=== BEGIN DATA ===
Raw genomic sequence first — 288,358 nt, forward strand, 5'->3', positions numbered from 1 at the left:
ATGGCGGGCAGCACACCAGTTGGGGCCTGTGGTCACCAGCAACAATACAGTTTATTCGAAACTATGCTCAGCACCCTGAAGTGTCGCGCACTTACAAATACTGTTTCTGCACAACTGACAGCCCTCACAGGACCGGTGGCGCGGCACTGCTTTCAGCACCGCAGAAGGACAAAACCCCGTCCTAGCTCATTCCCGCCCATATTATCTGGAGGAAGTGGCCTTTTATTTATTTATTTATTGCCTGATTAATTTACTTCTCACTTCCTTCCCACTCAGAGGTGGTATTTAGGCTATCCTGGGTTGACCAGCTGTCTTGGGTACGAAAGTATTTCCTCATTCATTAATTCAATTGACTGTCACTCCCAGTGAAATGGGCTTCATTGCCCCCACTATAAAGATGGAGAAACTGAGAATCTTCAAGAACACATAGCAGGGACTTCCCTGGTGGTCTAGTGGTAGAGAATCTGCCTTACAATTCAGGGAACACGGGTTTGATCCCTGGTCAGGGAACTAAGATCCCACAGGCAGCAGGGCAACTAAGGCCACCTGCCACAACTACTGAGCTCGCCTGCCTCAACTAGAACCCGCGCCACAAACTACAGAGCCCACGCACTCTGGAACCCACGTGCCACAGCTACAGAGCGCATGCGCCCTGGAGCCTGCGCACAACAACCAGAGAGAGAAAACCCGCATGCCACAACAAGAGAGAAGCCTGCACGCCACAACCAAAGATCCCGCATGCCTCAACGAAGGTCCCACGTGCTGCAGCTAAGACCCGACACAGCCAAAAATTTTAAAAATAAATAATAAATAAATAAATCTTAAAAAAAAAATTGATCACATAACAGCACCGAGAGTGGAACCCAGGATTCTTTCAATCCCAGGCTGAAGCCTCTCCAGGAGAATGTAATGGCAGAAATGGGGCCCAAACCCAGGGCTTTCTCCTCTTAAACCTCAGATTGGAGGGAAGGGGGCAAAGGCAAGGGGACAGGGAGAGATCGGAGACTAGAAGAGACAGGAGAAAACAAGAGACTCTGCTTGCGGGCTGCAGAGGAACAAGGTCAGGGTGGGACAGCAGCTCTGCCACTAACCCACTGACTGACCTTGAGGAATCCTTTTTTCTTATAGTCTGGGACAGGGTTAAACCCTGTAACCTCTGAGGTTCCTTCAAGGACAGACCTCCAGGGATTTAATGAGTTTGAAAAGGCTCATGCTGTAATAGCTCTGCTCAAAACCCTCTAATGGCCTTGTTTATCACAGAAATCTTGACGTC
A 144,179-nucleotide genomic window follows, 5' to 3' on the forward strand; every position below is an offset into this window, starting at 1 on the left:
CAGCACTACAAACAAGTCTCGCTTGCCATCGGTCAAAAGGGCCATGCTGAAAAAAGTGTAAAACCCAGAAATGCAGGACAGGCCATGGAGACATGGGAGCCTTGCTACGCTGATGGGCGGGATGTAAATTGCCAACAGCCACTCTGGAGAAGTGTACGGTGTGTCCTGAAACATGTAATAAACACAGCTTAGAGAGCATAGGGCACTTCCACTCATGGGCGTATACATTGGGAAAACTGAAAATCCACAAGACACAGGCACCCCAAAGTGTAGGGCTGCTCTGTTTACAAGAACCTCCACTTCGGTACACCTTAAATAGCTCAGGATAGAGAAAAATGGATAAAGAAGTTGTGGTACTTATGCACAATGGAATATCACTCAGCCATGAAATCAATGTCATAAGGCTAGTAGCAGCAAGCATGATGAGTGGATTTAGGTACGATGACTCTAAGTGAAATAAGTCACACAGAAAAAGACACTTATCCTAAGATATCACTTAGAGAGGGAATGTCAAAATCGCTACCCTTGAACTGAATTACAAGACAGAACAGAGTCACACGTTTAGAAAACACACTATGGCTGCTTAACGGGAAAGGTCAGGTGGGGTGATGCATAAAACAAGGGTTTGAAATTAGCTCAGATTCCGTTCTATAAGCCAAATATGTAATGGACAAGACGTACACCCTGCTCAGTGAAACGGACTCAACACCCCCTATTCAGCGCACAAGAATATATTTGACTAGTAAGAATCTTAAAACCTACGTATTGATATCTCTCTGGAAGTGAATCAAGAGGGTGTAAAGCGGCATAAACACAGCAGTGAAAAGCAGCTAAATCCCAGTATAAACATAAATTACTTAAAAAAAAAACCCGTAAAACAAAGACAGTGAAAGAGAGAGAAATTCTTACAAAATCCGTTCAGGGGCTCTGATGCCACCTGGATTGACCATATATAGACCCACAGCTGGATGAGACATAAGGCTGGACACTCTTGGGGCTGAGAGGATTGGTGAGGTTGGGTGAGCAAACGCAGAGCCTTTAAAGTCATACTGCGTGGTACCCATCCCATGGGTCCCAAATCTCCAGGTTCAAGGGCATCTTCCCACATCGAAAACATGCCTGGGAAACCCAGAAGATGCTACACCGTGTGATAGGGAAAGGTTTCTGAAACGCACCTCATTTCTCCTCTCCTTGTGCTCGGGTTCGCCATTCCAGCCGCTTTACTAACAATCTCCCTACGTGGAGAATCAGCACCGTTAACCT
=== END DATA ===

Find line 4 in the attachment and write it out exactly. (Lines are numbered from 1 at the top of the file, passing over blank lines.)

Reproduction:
CAGCACTACAAACAAGTCTCGCTTGCCATCGGTCAAAAGGGCCATGCTGAAAAAAGTGTAAAACCCAGAAATGCAGGACAGGCCATGGAGACATGGGAGCCTTGCTACGCTGATGGGCGGGATGTAAATTGCCAACAGCCACTCTGGAGAAGTGTACGGTGTGTCCTGAAACATGTAATAAACACAGCTTAGAGAGCATAGGGCACTTCCACTCATGGGCGTATACATTGGGAAAACTGAAAATCCACAAGACACAGGCACCCCAAAGTGTAGGGCTGCTCTGTTTACAAGAACCTCCACTTCGGTACACCTTAAATAGCTCAGGATAGAGAAAAATGGATAAAGAAGTTGTGGTACTTATGCACAATGGAATATCACTCAGCCATGAAATCAATGTCATAAGGCTAGTAGCAGCAAGCATGATGAGTGGATTTAGGTACGATGACTCTAAGTGAAATAAGTCACACAGAAAAAGACACTTATCCTAAGATATCACTTAGAGAGGGAATGTCAAAATCGCTACCCTTGAACTGAATTACAAGACAGAACAGAGTCACACGTTTAGAAAACACACTATGGCTGCTTAACGGGAAAGGTCAGGTGGGGTGATGCATAAAACAAGGGTTTGAAATTAGCTCAGATTCCGTTCTATAAGCCAAATATGTAATGGACAAGACGTACACCCTGCTCAGTGAAACGGACTCAACACCCCCTATTCAGCGCACAAGAATATATTTGACTAGTAAGAATCTTAAAACCTACGTATTGATATCTCTCTGGAAGTGAATCAAGAGGGTGTAAAGCGGCATAAACACAGCAGTGAAAAGCAGCTAAATCCCAGTATAAACATAAATTACTTAAAAAAAAAACCCGTAAAACAAAGACAGTGAAAGAGAGAGAAATTCTTACAAAATCCGTTCAGGGGCTCTGATGCCACCTGGATTGACCATATATAGACCCACAGCTGGATGAGACATAAGGCTGGACACTCTTGGGGCTGAGAGGATTGGTGAGGTTGGGTGAGCAAACGCAGAGCCTTTAAAGTCATACTGCGTGGTACCCATCCCATGGGTCCCAAATCTCCAGGTTCAAGGGCATCTTCCCACATCGAAAACATGCCTGGGAAACCCAGAAGATGCTACACCGTGTGATAGGGAAAGGTTTCTGAAACGCACCTCATTTCTCCTCTCCTTGTGCTCGGGTTCGCCATTCCAGCCGCTTTACTAACAATCTCCCTACGTGGAGAATCAGCACCGTTAACCT